Once they reach a certain level, business owners can get pretty cocky. Sure of themselves and their ability, they start to believe they are invincible.
That’s how I felt in January of 2020.
For nine years, I’d been running JC Social Media, a social media agency I started in 2011, fresh out of university with nothing but a big smile and a business plan of two words: get clients.
Then covid hit.
The next 15 months held disruption, growth, and a whole load of self-reflection. Thriving through a crisis brought lessons for how to grow without one.
It shouldn't take a global pandemic for you to realise you're not being the best entrepreneur you could be, like it did for me.
Last week I shared my story of building, systemizing and selling a business with Entrepreneurs Handbook, as well as the five main lessons learned from making a tonne of mistakes along the way.
Reflecting on ten years of running an agency, with a startup phase, a lifestyle phase, a massive shock and a final growth phase before selling, here are the main lessons learned and what I’d do differently next time:
- You can only play one game well
I flitted between the artist game, performance game, lifestyle game and build-to-sell game throughout the decade. Picking one and sticking to it is a better strategy for your energy, team and state of mind.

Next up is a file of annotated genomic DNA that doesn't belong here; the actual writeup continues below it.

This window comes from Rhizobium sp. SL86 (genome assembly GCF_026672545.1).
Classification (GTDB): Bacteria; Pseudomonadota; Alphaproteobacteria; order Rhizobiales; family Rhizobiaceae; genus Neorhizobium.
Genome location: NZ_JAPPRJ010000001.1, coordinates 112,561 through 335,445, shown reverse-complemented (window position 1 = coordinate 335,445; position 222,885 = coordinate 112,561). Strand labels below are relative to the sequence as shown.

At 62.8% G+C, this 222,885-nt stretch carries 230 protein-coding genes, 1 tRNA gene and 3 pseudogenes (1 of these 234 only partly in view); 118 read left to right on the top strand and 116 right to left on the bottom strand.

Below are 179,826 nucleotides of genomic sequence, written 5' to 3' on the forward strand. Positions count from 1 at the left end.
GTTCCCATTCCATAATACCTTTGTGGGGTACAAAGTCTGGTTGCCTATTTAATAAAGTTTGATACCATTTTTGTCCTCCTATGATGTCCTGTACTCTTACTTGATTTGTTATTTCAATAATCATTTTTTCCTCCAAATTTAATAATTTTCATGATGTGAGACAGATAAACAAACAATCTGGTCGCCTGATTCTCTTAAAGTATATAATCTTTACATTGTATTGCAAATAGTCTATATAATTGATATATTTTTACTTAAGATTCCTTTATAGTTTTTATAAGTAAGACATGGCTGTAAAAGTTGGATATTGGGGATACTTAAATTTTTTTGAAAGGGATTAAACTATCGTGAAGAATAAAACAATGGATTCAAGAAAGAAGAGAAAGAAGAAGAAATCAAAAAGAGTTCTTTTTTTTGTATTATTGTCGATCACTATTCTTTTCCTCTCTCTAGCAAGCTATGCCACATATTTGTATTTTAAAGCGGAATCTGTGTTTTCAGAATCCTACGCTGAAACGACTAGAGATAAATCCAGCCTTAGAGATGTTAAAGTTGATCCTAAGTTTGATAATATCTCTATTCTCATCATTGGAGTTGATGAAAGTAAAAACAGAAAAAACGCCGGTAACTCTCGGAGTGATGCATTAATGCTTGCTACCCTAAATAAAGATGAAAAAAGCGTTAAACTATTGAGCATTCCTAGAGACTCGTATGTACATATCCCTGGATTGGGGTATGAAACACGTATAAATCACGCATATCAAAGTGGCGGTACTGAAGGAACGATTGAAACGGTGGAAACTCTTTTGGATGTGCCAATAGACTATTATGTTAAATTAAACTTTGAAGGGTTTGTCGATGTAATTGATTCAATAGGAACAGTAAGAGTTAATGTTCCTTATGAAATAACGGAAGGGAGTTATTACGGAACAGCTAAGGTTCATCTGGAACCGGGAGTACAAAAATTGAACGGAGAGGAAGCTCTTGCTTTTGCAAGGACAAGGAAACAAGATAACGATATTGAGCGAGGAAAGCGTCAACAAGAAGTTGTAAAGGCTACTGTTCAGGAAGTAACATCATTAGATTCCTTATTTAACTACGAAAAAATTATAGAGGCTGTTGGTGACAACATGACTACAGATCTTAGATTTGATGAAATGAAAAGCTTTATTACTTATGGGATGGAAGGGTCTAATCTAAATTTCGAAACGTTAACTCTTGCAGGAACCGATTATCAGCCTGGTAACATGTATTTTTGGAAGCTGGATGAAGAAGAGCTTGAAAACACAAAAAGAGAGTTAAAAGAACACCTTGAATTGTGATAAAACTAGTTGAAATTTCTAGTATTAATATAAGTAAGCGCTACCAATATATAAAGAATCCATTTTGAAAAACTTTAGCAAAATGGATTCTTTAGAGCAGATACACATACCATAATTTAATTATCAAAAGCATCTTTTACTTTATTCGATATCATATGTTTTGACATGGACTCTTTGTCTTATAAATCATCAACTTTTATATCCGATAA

- Niche down for faster growth
When I started this agency, social media was the niche. It was fairly new in 2011, and we could win clients in all industries and do general social media work. Soon after, however, specializing would have secured faster growth. It would have led to us becoming known for a specific industry or type of work.
- Take recruitment seriously
During the middle years, I didn’t put the right person in charge of recruitment. She hired people because they were outgoing and friendly or a mate of a current team member. I took my eye off the ball with vetting and scrutinizing who joined the team, and it was by far my biggest mistake.
- Don’t make exceptions
Every time the business ran smoothly and clients were happy, it was because we took them through the process that we knew was effective. Whenever there were bottlenecks or something not going right, it was because we’d made concessions, agreed to an exception or taken something case-by-case. It’s difficult to say no, but it always worked out better.
- Build your personal brand
It’s a myth that building a personal brand means your business is reliant on you. I found that it made my business less reliant on me. How so? Not only did it win us more work, but clients and team members didn’t expect me to be around. My incredibly capable team members were free to show what they could do.
If you were starting again, what would you do differently?